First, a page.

Internet Erodes Print Profits

Stephen Yagielowicz

[banner1]While the age-old axiom that “sex sells” is as true today as it ever was, most adult magazine publishers are finding their once fat (and easily obtained) profit margins eroding in the face of stiff competition from the abundant variety, accessibility, and perceived anonymity of Internet porn.

While powerhouse publisher and eternal men’s favorite Playboy celebrates their 50th anniversary, time honored brand and longtime competitor Penthouse has filed for bankruptcy. Unlike Penthouse, Playboy, which has successfully diversified its brand into video, cable, and online venues, is enjoying an increase in online sales, despite an ongoing decline in magazine subscriptions - indicating a successful adoption of new technologies into their distribution and marketing channels - despite their often lackluster early attempts.

Although the past decade’s stratospheric rise in Internet porn seems an obvious culprit in the declining success of traditional men’s magazines, the problem facing the industry may be more complex and deep seated than that.

Playboy, and more explicit rival Hustler, both saw substantial declines in subscriptions, but nowhere near the approximately 50% drop that Penthouse has experienced over the past several years. Pricing may play an important role in the equation, with some men’s magazines being as costly as a trial membership to a quality adult site, where a broadband surfer can download a lifetime’s worth of porn over the course of a weekend.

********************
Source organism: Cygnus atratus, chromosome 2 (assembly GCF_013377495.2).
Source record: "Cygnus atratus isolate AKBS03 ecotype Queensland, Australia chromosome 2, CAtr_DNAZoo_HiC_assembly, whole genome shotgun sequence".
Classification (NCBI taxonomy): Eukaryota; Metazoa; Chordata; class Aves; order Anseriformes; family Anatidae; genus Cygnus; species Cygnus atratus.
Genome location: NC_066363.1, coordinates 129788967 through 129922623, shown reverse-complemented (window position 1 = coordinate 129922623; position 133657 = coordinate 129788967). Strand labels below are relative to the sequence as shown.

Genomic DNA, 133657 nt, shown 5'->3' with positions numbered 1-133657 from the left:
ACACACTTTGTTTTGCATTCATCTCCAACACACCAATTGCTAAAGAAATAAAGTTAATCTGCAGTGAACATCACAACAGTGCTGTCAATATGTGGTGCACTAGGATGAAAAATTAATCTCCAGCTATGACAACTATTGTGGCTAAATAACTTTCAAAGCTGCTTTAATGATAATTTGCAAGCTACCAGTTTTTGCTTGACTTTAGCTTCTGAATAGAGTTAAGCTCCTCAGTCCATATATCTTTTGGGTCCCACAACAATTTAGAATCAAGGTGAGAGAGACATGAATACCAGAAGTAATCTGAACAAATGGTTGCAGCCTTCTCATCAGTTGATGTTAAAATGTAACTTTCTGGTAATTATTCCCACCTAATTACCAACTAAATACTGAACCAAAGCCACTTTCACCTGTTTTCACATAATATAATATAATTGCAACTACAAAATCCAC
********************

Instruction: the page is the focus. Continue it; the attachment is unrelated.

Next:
It’s not all doom and gloom for the print porn industry, however, as some adult magazine publishers are benefiting, despite the decline of others. Smaller, niche publications are still enjoying continued advertising revenues and increasing subscription sales, both online and off. Specialty, or “niche” publishing, it appears, is the secret to success these days, regardless of the medium being employed.

Even more generalized publications can mitigate profit erosion and indeed benefit from new technology if they are able to grasp its significance, and the best ways to use it. Print has inherent benefits over electronic content, and vice versa. Using the strengths of one to leverage the strengths of the other, rather than trying to duplicate content using mismatched media is the lesson to be learned.

For instance, print publications can effectively use online outlets to promote their magazines and videos in a highly targeted and extremely flexible way, while offering their traditional subscriber base access to ‘bonus’ material online. Such a synergistic approach may ultimately prove more profitable than simply mirroring their offline content on a branded Website.

While the problems facing today’s print magazine publishers are not limited to the adult sector of the market, the solutions which will emerge and the lessons which will be learned will bolster the success of all content publishers, whatever the medium. The bottom line: print is by no means dead, even if its been a bit bruised.